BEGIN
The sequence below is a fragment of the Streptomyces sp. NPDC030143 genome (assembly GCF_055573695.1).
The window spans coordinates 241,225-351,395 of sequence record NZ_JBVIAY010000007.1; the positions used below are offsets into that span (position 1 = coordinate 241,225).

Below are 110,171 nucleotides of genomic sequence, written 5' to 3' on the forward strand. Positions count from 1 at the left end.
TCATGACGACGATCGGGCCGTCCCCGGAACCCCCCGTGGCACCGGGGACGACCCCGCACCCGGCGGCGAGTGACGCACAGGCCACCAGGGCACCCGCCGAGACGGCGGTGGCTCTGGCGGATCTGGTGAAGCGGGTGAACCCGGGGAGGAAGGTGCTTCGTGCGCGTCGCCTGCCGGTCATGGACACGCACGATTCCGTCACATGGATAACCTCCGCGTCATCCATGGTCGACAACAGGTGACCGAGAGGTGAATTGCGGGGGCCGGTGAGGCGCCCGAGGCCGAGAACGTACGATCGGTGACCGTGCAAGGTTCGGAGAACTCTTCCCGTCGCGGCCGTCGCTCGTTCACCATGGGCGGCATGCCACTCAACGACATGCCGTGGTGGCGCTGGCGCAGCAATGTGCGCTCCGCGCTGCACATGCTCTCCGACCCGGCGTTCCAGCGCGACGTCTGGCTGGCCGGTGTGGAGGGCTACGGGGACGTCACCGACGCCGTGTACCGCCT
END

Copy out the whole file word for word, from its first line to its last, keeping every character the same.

The sequence below is a fragment of the Streptomyces sp. NPDC030143 genome (assembly GCF_055573695.1).
The window spans coordinates 241,225-351,395 of sequence record NZ_JBVIAY010000007.1; the positions used below are offsets into that span (position 1 = coordinate 241,225).

Below are 110,171 nucleotides of genomic sequence, written 5' to 3' on the forward strand. Positions count from 1 at the left end.
TCATGACGACGATCGGGCCGTCCCCGGAACCCCCCGTGGCACCGGGGACGACCCCGCACCCGGCGGCGAGTGACGCACAGGCCACCAGGGCACCCGCCGAGACGGCGGTGGCTCTGGCGGATCTGGTGAAGCGGGTGAACCCGGGGAGGAAGGTGCTTCGTGCGCGTCGCCTGCCGGTCATGGACACGCACGATTCCGTCACATGGATAACCTCCGCGTCATCCATGGTCGACAACAGGTGACCGAGAGGTGAATTGCGGGGGCCGGTGAGGCGCCCGAGGCCGAGAACGTACGATCGGTGACCGTGCAAGGTTCGGAGAACTCTTCCCGTCGCGGCCGTCGCTCGTTCACCATGGGCGGCATGCCACTCAACGACATGCCGTGGTGGCGCTGGCGCAGCAATGTGCGCTCCGCGCTGCACATGCTCTCCGACCCGGCGTTCCAGCGCGACGTCTGGCTGGCCGGTGTGGAGGGCTACGGGGACGTCACCGACGCCGTGTACCGCCT